Help Desk Interview Questions

Computer help desk
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If you're interviewing for a help desk role, it's helpful to have a sense of what to expect. That way, you can practice your responses to common help desk interview questions, so you'll feel poised and confident expressing yourself during the actual interview.

What Employers Want to Know

During a help desk interview, candidates are primarily evaluated based on their technical know-how, problem-solving abilities, and communication skills. Also, since help desk specialists get a wide variety of questions through email, chat programs, and the phone, interviewers will be looking for people who are flexible, and prepared to take on a wide range of issues. A strong help desk employee is just as comfortable answering questions over the phone as in a chat program. 

Finally, since help desk problems, questions, and requests may range in tone from polite to rude and from calm to anxious, interviewers will be eager for candidates who are unflappable and can maintain their cool even during stressful situations. Therefore, expect interview questions that address (and even test) some of these skills.

Types of Interview Questions

Interviewers will ask various types of questions to learn whether or not you have the skills and experience for the job. Some will be common interview questions you might be asked at any job, including questions about your work history, your strengths and weaknesses, and your skills. Others will be personal questions about your qualities as they relate to the job. For example, you might be asked how you handle pressure, why you want to work at a help desk, and more.

You might also get technical questions, similar to the ones you might need to answer on the job. 

You will also likely be asked a number of behavioral interview questions. These are questions about how you’ve handled certain work situations in the past. Other questions will probably be situational interview questions. These are similar to behavioral interview questions, but they involve future situations rather than past experiences.

Tips for Preparing for a Help Desk Job Interview

When answering questions during your interview for a help desk position, it can be helpful to give examples of how you have managed similar situations in past jobs. For instance, if you are asked how you would handle callers who can't clearly convey technical issues, you can relate a story of how you dealt with a similar problem. These references to the past can help solidify your experience to an interviewer.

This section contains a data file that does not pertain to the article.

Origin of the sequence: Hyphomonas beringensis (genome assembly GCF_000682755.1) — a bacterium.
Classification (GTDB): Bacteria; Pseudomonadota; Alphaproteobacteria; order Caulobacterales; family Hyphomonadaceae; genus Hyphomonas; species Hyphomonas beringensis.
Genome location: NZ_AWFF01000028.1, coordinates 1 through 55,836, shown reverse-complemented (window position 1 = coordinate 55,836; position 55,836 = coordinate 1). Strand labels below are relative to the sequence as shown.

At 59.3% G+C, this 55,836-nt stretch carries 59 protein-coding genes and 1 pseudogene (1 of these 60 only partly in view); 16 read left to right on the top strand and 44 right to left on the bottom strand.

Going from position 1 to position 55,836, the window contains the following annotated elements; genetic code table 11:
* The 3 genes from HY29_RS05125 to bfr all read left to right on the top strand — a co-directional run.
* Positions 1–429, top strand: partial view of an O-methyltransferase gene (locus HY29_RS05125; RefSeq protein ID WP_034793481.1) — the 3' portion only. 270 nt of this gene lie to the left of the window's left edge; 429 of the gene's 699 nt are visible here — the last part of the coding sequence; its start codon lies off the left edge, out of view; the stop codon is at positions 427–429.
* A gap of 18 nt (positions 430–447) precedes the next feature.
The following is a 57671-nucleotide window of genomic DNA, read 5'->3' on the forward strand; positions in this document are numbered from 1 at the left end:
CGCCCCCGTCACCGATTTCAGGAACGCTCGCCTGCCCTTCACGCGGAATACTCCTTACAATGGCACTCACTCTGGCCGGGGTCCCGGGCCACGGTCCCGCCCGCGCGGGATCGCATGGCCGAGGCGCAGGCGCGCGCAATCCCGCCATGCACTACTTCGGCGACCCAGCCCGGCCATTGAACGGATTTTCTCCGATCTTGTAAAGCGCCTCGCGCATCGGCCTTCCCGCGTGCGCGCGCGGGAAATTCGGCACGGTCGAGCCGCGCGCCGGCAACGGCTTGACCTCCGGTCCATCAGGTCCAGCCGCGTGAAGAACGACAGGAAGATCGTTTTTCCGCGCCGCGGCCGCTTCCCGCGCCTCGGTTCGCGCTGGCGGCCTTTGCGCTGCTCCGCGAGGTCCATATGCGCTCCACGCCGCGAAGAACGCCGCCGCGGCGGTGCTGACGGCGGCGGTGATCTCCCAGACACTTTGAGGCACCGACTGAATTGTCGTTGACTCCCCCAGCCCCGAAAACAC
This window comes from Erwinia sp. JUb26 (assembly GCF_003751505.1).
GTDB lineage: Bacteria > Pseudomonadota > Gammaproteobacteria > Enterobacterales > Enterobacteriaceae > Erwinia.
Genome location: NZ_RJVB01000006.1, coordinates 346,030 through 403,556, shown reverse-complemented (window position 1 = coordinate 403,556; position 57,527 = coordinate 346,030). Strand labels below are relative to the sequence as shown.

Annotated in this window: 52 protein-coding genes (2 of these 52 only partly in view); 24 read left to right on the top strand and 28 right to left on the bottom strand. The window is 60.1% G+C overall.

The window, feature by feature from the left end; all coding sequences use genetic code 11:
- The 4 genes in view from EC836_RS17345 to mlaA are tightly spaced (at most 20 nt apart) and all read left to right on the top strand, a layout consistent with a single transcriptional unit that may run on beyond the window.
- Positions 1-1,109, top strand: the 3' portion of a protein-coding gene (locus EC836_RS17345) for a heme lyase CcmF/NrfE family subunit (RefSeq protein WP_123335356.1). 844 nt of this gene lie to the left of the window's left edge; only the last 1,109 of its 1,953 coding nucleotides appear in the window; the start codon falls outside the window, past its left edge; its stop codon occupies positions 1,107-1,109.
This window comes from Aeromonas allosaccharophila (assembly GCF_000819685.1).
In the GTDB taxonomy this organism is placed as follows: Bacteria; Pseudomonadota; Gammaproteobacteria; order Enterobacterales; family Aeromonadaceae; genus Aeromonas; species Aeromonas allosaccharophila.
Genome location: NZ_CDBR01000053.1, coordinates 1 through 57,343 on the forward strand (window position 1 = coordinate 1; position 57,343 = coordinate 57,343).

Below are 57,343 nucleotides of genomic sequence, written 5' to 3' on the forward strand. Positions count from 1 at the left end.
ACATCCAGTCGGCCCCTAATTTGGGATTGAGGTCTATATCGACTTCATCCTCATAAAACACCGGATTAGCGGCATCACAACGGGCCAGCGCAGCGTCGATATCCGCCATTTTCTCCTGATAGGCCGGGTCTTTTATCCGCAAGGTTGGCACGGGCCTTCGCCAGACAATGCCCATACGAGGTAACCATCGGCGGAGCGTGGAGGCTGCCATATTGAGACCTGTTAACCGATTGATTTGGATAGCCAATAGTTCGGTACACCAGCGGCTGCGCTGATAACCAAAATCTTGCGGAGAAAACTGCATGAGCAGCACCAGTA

When answering a question using a specific example, use the STAR interview technique. Describe the situation you were in, explain the task you had to accomplish, and detail the action you took to accomplish that task (or solve that problem). Then, describe the results of your actions.

Help Desk Interview Questions

Practice answering these common help desk interview questions. When possible, give examples from your on-the-job experience. 

Personal Questions

  • What does excellent customer service mean to you? Best answers
  • What is your biggest strength? What is your biggest weakness? Tips for responding
  • What do you find most rewarding about working at a help desk?

Tips for responding: It can be helpful to highlight that you enjoy helping people or solving problems. Avoid answers that might seem selfish or unprofessional, such as enjoying the long periods of downtime. 

IT Questions

  • How do you keep your IT knowledge and skills current?

Tips for responding: You can talk about online resources or social media accounts you follow, as well as any classes you have taken (or plan to take). 

  • In which IT areas do you consider yourself to be an expert? Tips for responding: Be strategic! If you know the company's help desk gets a lot of questions around one area, make sure to include that in your response. 
  • What is ITIL? How can you apply ITIL to your position at a help desk?
  • What programs have you used to log and date calls?
    Tips for responding: List out specific programs. It can be helpful to emphasize your willingness and ability to easily pick up new options as well. 

Behavioral Questions

  • Tell me about a time when it was particularly difficult for a caller to explain a problem to you. How did you reach an understanding of the issue?

Tips for responding: Using the STAR technique can help you provide a succinct response.  

  • Give me an example of a time when you had to simplify complex information to explain it to a caller.
  • Tell me about a time when you had to deal with a particularly hostile customer or caller. How did you handle the issue? Is there anything you would have done differently?

Tips for responding: Don't try to dodge the question by saying you've never dealt with a difficult customer. That'll seem disingenuous. Instead, focus on how you formed a connection or overcame hostility by solving the problem or explaining it. 

  • Tell me about a problem you had to solve that really tested your analytical abilities. What resources did you use?
  • How have you responded in the past when you received negative feedback from a customer or caller about you personally?

Situational Questions

  • Imagine someone calls with a technical issue with which you are completely unfamiliar. How would you handle the situation? 
  • Imagine a caller has trouble understanding what you are trying to explain to him. What do you do to help him understand you?
  • If a customer calls saying his computer won't boot, how will you troubleshoot it? 
  • If someone finds that their Internet connectivity is down, how will you fix the problem?

In addition to job-specific interview questions, you will also be asked more general questions about your employment history, education, strengths, weaknesses, achievements, goals, and plans. See a list of general job interview questions.